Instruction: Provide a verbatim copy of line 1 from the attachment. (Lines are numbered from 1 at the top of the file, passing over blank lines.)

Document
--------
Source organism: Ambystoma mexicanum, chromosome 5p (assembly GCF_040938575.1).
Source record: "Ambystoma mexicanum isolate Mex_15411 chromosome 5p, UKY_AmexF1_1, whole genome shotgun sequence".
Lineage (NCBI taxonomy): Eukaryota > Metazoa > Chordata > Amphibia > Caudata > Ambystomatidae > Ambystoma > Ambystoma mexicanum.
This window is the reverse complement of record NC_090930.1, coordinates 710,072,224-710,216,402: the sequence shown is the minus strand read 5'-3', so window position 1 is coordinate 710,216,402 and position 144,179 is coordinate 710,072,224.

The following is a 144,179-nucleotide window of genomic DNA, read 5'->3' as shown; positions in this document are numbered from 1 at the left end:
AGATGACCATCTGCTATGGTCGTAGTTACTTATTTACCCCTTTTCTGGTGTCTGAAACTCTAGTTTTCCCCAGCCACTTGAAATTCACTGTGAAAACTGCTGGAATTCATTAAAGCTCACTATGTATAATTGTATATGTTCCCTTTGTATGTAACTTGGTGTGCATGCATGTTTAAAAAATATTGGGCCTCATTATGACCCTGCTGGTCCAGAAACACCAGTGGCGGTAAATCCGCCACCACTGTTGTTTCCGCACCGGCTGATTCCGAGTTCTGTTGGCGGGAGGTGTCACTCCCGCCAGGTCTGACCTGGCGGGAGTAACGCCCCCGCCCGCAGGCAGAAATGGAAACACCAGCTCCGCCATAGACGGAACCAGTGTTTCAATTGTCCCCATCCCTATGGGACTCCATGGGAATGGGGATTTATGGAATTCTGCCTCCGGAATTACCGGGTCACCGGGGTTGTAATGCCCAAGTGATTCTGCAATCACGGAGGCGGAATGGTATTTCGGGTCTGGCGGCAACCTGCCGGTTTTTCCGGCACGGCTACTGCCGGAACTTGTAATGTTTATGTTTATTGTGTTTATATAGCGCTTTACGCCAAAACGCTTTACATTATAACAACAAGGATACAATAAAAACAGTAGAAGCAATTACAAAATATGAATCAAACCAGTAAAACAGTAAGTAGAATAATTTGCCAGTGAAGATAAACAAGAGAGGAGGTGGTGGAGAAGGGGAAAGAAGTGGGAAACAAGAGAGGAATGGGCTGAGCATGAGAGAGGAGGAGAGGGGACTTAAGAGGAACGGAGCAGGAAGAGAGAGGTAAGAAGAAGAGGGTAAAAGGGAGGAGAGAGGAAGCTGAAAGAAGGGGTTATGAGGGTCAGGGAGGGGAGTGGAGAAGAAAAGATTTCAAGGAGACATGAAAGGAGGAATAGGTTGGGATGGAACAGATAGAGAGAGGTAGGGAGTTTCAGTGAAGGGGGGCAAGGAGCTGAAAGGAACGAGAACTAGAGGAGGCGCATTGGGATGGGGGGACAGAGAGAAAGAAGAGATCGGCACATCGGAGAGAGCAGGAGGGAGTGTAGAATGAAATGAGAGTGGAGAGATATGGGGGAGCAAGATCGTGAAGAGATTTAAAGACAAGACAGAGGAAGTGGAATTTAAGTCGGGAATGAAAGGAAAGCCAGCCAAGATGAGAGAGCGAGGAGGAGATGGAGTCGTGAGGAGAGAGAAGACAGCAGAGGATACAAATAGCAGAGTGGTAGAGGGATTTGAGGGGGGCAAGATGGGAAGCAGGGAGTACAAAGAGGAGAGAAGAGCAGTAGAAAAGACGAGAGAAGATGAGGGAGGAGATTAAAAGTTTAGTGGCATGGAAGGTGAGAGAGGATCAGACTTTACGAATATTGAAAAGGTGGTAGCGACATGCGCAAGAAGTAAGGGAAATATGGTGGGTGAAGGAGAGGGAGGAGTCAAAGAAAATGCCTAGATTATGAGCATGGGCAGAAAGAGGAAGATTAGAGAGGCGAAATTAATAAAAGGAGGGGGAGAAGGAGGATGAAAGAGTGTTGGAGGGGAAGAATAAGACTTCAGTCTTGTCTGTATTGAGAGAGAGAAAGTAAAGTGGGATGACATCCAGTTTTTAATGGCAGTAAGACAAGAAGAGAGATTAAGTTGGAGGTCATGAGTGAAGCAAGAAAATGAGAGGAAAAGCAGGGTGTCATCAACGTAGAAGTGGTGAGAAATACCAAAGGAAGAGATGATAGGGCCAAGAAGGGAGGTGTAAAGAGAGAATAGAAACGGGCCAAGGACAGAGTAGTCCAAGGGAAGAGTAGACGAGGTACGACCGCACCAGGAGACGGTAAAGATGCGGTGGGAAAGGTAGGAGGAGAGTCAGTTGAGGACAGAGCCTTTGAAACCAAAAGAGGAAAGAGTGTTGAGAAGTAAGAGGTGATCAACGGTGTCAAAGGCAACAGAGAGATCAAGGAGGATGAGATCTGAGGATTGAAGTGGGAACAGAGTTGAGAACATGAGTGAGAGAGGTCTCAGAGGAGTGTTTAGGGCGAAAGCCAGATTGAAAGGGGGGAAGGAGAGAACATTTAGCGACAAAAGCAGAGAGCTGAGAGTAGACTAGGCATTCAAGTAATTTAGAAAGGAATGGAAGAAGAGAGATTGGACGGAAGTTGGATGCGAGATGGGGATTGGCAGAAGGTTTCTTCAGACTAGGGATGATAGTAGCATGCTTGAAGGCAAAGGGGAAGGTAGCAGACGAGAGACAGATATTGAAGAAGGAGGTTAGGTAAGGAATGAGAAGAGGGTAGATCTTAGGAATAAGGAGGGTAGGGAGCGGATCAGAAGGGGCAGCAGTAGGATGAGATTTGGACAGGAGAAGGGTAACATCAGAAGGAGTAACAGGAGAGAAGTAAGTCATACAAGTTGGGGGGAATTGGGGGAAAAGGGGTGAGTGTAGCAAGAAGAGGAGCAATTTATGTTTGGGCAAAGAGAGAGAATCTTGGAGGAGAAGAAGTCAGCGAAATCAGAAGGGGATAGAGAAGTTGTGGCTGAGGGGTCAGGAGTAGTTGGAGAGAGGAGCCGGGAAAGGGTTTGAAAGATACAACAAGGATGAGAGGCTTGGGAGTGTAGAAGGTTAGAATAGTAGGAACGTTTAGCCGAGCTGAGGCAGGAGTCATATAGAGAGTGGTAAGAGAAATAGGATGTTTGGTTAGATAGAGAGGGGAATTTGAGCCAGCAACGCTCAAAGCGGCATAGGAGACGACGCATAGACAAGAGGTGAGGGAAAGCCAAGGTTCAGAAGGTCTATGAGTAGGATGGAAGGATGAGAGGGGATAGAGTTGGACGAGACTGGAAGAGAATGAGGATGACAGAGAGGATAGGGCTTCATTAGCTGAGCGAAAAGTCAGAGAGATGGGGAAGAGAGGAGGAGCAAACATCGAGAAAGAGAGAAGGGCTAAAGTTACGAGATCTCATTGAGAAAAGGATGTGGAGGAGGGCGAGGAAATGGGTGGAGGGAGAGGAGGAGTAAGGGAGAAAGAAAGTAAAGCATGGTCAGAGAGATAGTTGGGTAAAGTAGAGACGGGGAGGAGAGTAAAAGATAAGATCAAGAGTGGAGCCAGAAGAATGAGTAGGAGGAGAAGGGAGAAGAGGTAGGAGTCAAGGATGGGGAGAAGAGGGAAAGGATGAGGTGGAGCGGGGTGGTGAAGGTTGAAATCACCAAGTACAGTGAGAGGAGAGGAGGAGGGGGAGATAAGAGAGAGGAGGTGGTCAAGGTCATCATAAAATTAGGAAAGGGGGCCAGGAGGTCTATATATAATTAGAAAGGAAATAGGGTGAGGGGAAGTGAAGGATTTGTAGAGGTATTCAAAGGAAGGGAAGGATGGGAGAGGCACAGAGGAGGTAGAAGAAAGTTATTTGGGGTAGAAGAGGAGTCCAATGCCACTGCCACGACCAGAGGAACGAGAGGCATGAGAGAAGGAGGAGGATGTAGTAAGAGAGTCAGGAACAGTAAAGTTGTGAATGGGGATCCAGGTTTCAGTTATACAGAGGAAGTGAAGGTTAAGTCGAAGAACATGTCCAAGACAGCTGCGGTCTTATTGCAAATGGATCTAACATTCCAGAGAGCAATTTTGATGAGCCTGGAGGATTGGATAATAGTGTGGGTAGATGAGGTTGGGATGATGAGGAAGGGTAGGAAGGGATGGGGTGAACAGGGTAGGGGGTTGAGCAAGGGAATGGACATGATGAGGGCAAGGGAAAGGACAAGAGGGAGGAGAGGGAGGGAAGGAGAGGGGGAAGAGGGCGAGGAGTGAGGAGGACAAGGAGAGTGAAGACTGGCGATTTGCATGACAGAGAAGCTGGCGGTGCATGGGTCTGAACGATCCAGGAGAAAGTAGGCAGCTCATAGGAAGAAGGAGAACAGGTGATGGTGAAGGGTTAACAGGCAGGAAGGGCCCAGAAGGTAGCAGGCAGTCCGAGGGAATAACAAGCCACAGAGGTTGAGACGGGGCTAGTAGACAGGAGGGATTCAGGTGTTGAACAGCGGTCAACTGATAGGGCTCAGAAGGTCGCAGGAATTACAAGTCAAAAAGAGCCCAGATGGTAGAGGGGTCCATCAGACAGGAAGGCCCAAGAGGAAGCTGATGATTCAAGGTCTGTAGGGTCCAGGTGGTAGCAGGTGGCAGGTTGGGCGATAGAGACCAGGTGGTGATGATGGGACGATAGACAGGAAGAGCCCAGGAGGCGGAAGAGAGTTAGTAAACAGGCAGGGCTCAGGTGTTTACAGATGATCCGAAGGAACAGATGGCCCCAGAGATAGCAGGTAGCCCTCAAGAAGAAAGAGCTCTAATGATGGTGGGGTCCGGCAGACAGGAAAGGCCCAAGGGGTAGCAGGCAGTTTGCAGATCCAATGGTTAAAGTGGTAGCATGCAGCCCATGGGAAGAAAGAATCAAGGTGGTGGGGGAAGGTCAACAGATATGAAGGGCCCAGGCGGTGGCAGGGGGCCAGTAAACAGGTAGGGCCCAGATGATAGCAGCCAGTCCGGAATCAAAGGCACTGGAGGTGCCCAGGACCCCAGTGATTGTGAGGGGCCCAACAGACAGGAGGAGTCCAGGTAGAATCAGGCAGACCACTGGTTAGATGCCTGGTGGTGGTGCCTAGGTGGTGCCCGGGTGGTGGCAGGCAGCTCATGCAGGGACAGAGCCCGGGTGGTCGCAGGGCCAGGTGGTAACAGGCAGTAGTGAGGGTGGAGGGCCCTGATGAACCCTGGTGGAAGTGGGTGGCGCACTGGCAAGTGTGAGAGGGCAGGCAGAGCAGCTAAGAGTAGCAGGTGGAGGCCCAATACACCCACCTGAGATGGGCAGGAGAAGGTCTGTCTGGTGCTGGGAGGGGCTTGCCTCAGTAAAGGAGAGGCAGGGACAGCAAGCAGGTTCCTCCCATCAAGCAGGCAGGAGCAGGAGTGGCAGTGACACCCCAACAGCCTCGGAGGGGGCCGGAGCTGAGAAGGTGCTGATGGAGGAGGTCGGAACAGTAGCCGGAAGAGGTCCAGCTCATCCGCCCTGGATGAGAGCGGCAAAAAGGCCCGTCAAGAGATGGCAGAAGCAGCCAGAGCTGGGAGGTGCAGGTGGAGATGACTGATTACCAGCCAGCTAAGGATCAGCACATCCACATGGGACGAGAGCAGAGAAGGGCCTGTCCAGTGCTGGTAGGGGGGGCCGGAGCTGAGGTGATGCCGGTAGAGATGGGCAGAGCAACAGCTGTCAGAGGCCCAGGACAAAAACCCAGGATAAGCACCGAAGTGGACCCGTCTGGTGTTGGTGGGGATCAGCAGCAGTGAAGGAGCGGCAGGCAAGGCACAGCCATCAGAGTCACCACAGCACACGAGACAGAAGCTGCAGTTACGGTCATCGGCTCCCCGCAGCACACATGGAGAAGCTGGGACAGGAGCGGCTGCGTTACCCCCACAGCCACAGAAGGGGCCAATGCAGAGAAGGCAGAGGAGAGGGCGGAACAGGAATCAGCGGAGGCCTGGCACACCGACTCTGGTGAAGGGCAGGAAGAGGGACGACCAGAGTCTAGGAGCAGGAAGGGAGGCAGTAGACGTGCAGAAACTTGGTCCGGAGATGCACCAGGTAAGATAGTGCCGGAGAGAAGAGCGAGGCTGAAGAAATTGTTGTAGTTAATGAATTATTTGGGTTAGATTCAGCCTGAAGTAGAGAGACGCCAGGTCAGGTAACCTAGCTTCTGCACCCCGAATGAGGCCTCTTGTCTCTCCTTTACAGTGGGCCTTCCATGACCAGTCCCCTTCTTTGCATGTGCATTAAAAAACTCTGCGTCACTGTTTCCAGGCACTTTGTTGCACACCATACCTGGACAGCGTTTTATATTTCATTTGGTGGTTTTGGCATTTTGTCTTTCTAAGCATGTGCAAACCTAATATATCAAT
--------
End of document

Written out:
Source organism: Ambystoma mexicanum, chromosome 5p (assembly GCF_040938575.1).